DI Voices | Acknowledging my forefather’s harmful bigotry | I
November 19, 2021
After her first year at Purdue, my mother returned to her hometown of Springfield, Illinois for the summer of 1981. Since she had stopped talking with her parents, she stayed with her grandparents, Fred and Louise. Sitting in their small, dusty living room on a hot Central Illinois day, my mom learned a haunting secret from Fred about his father, Oliver.
Oliver, my great-great-grandfather, was in the Ku Klux Klan.
When my mom told me my forefather was in one of America’s most infamous hate groups, it shook my identity. However, I cannot hide from the shadow cast by Oliver’s misdeeds. I must be honest about my family, whether they have done good or bad.
Unfortunately, Fred did not tell my mom more — we do not know what Oliver did during his time in the Klan. Nonetheless, we know Oliver was born in 1883 and that he had moved to Springfield by 1900.
This was a tumultuous era for race relations in Central Illinois, marked by the 1908 Springfield race riot and the revival of the KKK in the 1910s and ‘20s.
During this second era of the Klan, which lasted from 1915–1944, there were chapters everywhere. Central Illinois was a hub for Klan activity, with Springfield and Champaign-Urbana acting as major bases of bigotry. Given his affiliation, Oliver undoubtedly took part in the intimidation, torture and murder of Black people, Jewish people and immigrants.
Recognizing this history is necessary to understand the impact my ancestors had on marginalized people.
To better understand the perspective of someone impacted by said marginalization, I reached out to Tiffany Payne, secretary of the Central Black Student Union and a senior in nursing here at the University. We covered many topics, from owning up to histories of hate to improvements in Black people’s rights and opportunities.
From the outset, I asked Payne if she thinks I am responsible for righting Oliver’s wrongs.
In answering, she used the Confederate flag as an example to explain the willful ignorance of history. If someone knew what that flag meant and they flew it anyway, then they have a responsibility to correct themselves and apologize.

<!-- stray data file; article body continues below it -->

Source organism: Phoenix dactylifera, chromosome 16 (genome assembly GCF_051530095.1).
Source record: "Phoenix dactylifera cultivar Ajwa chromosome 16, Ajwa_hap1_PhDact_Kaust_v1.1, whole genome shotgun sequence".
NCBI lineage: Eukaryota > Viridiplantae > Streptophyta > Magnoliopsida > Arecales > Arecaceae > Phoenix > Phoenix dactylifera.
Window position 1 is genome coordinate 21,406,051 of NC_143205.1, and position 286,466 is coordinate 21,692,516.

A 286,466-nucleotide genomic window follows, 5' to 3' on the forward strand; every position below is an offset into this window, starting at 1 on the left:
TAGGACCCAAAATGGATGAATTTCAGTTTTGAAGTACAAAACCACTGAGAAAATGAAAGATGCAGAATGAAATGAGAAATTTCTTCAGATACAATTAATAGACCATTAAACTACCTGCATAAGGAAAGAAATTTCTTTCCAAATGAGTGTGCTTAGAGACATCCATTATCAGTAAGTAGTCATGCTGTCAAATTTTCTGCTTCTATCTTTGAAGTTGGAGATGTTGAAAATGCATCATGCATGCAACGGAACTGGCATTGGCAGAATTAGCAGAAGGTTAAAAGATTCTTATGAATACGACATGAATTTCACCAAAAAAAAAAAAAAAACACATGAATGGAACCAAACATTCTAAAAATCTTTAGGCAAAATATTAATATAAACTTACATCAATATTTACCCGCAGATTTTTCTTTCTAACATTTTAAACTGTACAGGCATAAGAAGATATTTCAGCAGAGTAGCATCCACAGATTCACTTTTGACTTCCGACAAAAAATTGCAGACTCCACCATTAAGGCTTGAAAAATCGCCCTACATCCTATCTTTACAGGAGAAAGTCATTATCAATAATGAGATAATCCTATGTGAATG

If I were to revere Oliver and deny that he did awful things, I would have to own up to knowingly erasing others’ trauma. Thus, I am not directly responsible for my ancestor’s actions, though I am responsible for admitting he did wrong.
When people do deny such things, however, they perpetuate systemic inequality, as one cannot change institutions if one refuses to see their flaws.
When I inquired about her thoughts on the hesitancy to admit to ancestral wrongs, Payne responded, “it’s challenging to be wrong. And I think it’s also challenging, too, if you personally feel like you’re not that person who actually did it.”
This relates to pride in identity — people do not want to see their heroes and idols as capable of evil.
Payne related this to the difference between the pride that Black people and white people feel in their respective races. “When Black people say ‘pride,’ we are proud of ourselves and what we’ve overcome,” she explained.
She went on to say white people did not have to overcome any challenge or trauma, nor do they have a shared culture. In further expanding upon this idea, she rightfully argued that “white pride” is just being proud of privileges white Americans were born with.
Ignorance allows white pride to survive. If other white people and I have any morality, we cannot perpetuate this misplaced pride that comforts us while abusing marginalized peoples — we must admit to past wrongs to make any progress.
Judith is a senior in LAS.